In the wake of yesterday’s events in Washington, D.C. on Wednesday, there’s a lot of finger-pointing going on about who fanned the flames that led to the insurrection at the U.S. Capitol, and who was questioning the validity of the electoral votes that were being certified by members of Congress.
Morning Edition host Jennifer Lynn turned to WHYY’s political reporter Katie Meyer the following morning to see what role Pennsylvania’s legislators may have played in all this.
Good morning, Katie.
First, I want to remind listeners that the electoral votes confirming that Joe Biden will be our next president were certified late last night after the chaos in the Capitol. Now, Katie, how did that play out among Pennsylvania’s congressional delegation?
Yes. So, members of Congress had really telegraphed their intentions pretty far in advance. So what we had was a very divided delegation. Eight of Pennsylvania’s nine Republican House members said that they were going to vote against their own state’s results and they did. All eight of them did that. The only holdout was Brian Fitzpatrick, the representative from close down to Philadelphia and the Southeast. Democrats all voted to confirm the results.
Senator Pat Toomey of Pennsylvania also released a very strong statement calling Trump … a demagogue and said that even though he had voted for Trump, he did not support his actions, saw that it had caused the violence and did not contest Pennsylvania’s results. So, yeah, a divided delegation. But yet eight of our congressmen voted for Pennsylvania’s results to be overturned.
Senator Toomey is not going to seek reelection, I want to note that. Let’s just kind of focus back on him a little bit. Were you surprised by some of the things he said or did yesterday at all?
I don’t know about surprised. I think Toomey has made it pretty clear that he did not believe that it was appropriate for Congress to be challenging the results in this way. And certainly, the Senate is usually much more reticent to take steps like this than the House is. We only saw a couple of senators ever moving to contest results. And only two states, ultimately Arizona and Pennsylvania, ended up going to a debate on this [because] senators contested them. So, no, I wasn’t surprised by Toomey, but I do think that his decision to not run again has freed him up to be a little bit more vocal against Trump.
And do you think the eight Republican congressmen who said they would contest the votes, and they did, will they feel the heat from this at another juncture in their political careers, or could this also amplify them as very solid Republicans in Pennsylvania?
I mean, a lot of these guys are in really Republican districts. And you heard them saying over and over — this is the one of those arguments out here on the floor that it really just doesn’t make any sense, unfortunately — that they were doing this because they have heard from a lot of constituents who are worried about the election. So they think that that worry needs to, they need to manifest it somehow in, contest[ing] the results on the floor. … That’s regardless of whether, first of all, there is any question about Pennsylvania’s result. No fraud claims have ever even really been brought, in a significant way, in court. And any challenges that have been brought, and have been raised, wouldn’t affect enough ballots to change the results of the presidential election. So I think, yeah, there’s been a lot of playing to the base here. I think that’s the calculation they’re making. Some members like Scott Perry, his district is getting bluer and he’s been very, very forthright about where he stands on this. He challenged Pennsylvania’s results. He was the first to do it. So, we will see how the political dynamics play out for these congressmen down the line.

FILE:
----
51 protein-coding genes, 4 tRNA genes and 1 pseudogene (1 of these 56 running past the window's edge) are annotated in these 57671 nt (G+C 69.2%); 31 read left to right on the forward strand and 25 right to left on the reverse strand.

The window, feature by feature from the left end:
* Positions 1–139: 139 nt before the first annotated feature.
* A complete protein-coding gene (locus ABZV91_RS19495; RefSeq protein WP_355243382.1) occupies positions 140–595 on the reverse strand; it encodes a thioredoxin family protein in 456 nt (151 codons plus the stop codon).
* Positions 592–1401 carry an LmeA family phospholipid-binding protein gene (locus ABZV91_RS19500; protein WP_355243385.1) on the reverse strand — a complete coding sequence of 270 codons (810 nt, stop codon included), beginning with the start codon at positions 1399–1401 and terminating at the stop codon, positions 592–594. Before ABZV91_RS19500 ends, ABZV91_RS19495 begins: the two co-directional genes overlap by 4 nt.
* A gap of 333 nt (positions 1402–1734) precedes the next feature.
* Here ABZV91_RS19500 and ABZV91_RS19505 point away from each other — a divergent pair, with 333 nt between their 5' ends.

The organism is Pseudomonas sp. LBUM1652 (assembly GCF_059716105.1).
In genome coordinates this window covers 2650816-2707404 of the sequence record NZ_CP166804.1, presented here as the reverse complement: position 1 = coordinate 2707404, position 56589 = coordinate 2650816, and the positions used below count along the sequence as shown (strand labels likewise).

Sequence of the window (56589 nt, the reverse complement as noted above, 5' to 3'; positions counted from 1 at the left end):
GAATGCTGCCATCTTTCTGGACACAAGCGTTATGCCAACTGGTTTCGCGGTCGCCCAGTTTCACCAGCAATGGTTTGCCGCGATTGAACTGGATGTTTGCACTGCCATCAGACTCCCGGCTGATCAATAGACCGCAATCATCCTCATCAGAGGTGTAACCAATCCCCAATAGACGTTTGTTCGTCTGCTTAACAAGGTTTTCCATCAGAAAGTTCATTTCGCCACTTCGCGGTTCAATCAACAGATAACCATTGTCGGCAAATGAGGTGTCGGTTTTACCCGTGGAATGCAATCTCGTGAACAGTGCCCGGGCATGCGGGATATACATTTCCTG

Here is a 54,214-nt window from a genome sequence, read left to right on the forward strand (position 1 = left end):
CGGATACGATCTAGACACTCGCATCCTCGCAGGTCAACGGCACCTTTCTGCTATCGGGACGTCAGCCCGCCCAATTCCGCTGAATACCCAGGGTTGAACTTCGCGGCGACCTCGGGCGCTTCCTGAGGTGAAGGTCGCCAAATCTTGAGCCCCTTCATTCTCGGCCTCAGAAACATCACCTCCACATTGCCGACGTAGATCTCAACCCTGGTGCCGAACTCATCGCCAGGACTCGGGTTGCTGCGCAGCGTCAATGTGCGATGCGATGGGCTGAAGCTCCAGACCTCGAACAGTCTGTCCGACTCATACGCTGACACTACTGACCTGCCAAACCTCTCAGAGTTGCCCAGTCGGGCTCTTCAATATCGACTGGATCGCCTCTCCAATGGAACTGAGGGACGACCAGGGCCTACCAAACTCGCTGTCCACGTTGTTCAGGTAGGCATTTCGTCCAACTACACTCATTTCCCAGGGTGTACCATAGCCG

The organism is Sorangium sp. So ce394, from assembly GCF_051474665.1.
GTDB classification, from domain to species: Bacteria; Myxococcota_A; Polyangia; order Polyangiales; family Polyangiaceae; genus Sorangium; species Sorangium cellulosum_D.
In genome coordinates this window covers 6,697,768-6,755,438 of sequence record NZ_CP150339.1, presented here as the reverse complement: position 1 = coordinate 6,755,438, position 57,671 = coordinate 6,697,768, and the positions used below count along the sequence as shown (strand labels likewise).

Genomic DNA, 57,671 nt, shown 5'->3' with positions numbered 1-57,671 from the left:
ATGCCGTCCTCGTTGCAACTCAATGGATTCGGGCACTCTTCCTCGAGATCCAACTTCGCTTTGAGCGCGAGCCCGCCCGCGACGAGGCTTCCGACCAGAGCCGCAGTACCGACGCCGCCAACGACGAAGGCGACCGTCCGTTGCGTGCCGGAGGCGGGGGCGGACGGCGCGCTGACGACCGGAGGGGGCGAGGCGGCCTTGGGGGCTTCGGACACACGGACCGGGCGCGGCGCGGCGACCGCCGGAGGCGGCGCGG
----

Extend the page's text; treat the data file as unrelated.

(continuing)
And at the state level in Harrisburg earlier this week, Pennsylvania Republican state legislators refused to swear in a re-elected Democrat state senator who won his race by less than 100 votes. They’re being contested by his opponent. This is sort of stoking existing tensions between Democrats and Republicans in Harrisburg, is it not?
It is. I think there’s no question that tension on the federal level has trickled down to tension in states, and not just Pennsylvania. Lots of states are kind of going through this. But, yeah, Pennsylvania has a state senate race that was decided by 67 votes. It is contentious. It was about two counties doing different things with their mail ballots. And there’s a case pending in federal court about it. That’s what Republicans say they’re waiting for. But, yeah, absolutely, we’re seeing a lot of unrest. And I should note, one of the senators who was involved in this whole thing, Doug Mastriano, he was down in Washington, D.C. for this unrest. He was part of the rally. He said he didn’t go inside, wasn’t involved in any violence, condemned it. But again, he was there. So this is all connected, I think.
And a question about the safety and security of our own state capitol building in Harrisburg, is there any question about that?
Yeah, we did see some ralliers yesterday, but nothing significant. The caucuses and other staff in the capitol, they’ve been told to work from home today. They told me it was “out of an abundance of caution.” So I don’t think there are any significant concerns. But, of course, we did see in the capitals around the country and it’s certainly possible that it could happen in Pennsylvania. We’ve seen it. We’ve seen big rallies there before.
Katie Meyer, WHYY’s political reporter, thank you for joining us.
Get daily updates from WHYY News!